Finally, the Authorization grant as shown here is unsuitable for mobile apps, for the reasons staled above. Instead, use the PKCE grant which is designed for this purpose.

    • Petteri Stenius

      Thank you for your comments. These are the right questions ask.

      For client secret, the right thing to do would be to use public clients where client secret is not used at all. In my case the OpenID Provider I’m integrating with does not support public clients. As a workaround I have setup the client’s registration in same way a public client would be setup, so that disclosure of client secret does not present additional risk.

      This example SPA implementation does not use refresh tokens. The assumption is that the IDP will maintain SSO session and an application like this should initially attempt fetching an access token with a silent logon with the “prompt=none” parameter.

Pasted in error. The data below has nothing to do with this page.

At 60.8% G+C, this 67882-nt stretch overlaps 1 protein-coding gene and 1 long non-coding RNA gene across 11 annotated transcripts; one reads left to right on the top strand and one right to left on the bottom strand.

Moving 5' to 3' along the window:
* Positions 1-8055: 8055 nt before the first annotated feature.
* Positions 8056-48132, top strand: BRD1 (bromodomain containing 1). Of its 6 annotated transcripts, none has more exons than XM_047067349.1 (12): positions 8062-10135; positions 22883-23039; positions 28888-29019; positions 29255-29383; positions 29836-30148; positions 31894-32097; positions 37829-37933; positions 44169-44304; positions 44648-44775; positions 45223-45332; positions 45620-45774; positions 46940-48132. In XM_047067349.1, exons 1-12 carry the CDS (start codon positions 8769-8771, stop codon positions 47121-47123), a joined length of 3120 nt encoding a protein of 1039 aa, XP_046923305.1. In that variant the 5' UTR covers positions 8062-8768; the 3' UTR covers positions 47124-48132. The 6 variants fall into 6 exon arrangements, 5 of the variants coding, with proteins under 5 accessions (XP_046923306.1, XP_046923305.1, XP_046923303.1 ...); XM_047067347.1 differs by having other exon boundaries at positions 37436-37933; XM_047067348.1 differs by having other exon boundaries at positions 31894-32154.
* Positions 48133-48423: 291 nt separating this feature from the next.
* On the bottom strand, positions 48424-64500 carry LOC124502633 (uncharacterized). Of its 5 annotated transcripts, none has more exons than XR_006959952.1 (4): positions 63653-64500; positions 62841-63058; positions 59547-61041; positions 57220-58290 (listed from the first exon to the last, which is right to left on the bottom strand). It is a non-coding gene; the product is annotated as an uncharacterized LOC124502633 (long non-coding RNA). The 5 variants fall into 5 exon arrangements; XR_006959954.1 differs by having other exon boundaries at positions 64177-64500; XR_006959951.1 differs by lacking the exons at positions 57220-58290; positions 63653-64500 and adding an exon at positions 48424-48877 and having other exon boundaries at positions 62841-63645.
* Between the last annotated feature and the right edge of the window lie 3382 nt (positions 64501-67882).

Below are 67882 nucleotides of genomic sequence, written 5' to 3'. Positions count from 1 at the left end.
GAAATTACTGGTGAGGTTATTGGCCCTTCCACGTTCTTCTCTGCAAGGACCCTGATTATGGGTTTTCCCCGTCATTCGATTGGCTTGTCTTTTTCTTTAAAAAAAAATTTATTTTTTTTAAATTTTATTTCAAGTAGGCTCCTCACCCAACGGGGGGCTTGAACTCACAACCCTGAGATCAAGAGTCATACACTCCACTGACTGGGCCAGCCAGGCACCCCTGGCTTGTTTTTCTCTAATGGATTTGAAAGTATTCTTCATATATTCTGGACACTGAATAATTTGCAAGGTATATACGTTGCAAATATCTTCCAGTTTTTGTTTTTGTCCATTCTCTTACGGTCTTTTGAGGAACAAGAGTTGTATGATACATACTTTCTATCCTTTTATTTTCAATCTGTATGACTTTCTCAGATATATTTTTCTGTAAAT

On the OAuth mailing list there was recently a fairly active discussion about authorization code grant vs implicit grant. The most recent security best practices now advises against using implicit grant. There are a couple of reasons for this: authorization code is one time use and with PKCE the code is sender constrained.

      Also one practical reason why implicit grant is no longer needed is availability of CORS in browsers. CORS enables single page applications like this to invoke the token request of authorization code flow.

      The PKCE protocol is an extension to authorization code grant. This example is doing PKCE with authorization code flow.

      These two very new and not yet completed recommendations from the OAuth working group have more details into the topics of security and single page applications
      https://tools.ietf.org/html/draft-ietf-oauth-security-topics-11
      https://tools.ietf.org/html/draft-ietf-oauth-browser-based-apps-00